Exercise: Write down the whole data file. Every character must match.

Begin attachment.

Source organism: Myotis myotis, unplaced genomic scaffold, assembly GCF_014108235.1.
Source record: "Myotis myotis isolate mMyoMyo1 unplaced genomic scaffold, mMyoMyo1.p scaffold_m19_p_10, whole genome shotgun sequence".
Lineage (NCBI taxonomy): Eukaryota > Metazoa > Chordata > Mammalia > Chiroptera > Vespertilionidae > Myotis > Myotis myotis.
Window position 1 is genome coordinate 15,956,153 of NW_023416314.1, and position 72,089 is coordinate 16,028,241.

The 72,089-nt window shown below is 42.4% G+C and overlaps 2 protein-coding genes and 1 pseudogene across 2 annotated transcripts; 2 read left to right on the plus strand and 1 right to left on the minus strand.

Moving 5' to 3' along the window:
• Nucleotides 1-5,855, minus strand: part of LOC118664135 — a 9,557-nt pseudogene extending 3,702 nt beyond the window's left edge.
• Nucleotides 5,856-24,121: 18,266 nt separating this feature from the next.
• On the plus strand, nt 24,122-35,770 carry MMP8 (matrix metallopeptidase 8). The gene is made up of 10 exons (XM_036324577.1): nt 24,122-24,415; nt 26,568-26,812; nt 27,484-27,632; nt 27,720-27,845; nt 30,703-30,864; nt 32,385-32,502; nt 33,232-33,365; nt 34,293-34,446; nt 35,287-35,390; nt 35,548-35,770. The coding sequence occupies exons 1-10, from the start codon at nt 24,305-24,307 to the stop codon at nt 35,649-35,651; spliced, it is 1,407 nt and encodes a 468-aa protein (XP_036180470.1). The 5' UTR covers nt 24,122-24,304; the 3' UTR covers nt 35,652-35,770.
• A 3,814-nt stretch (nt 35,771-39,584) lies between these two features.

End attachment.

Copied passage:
Source organism: Myotis myotis, unplaced genomic scaffold, assembly GCF_014108235.1.
Source record: "Myotis myotis isolate mMyoMyo1 unplaced genomic scaffold, mMyoMyo1.p scaffold_m19_p_10, whole genome shotgun sequence".
Lineage (NCBI taxonomy): Eukaryota > Metazoa > Chordata > Mammalia > Chiroptera > Vespertilionidae > Myotis > Myotis myotis.
Window position 1 is genome coordinate 15,956,153 of NW_023416314.1, and position 72,089 is coordinate 16,028,241.

The 72,089-nt window shown below is 42.4% G+C and overlaps 2 protein-coding genes and 1 pseudogene across 2 annotated transcripts; 2 read left to right on the plus strand and 1 right to left on the minus strand.

Moving 5' to 3' along the window:
• Nucleotides 1-5,855, minus strand: part of LOC118664135 — a 9,557-nt pseudogene extending 3,702 nt beyond the window's left edge.
• Nucleotides 5,856-24,121: 18,266 nt separating this feature from the next.
• On the plus strand, nt 24,122-35,770 carry MMP8 (matrix metallopeptidase 8). The gene is made up of 10 exons (XM_036324577.1): nt 24,122-24,415; nt 26,568-26,812; nt 27,484-27,632; nt 27,720-27,845; nt 30,703-30,864; nt 32,385-32,502; nt 33,232-33,365; nt 34,293-34,446; nt 35,287-35,390; nt 35,548-35,770. The coding sequence occupies exons 1-10, from the start codon at nt 24,305-24,307 to the stop codon at nt 35,649-35,651; spliced, it is 1,407 nt and encodes a 468-aa protein (XP_036180470.1). The 5' UTR covers nt 24,122-24,304; the 3' UTR covers nt 35,652-35,770.
• A 3,814-nt stretch (nt 35,771-39,584) lies between these two features.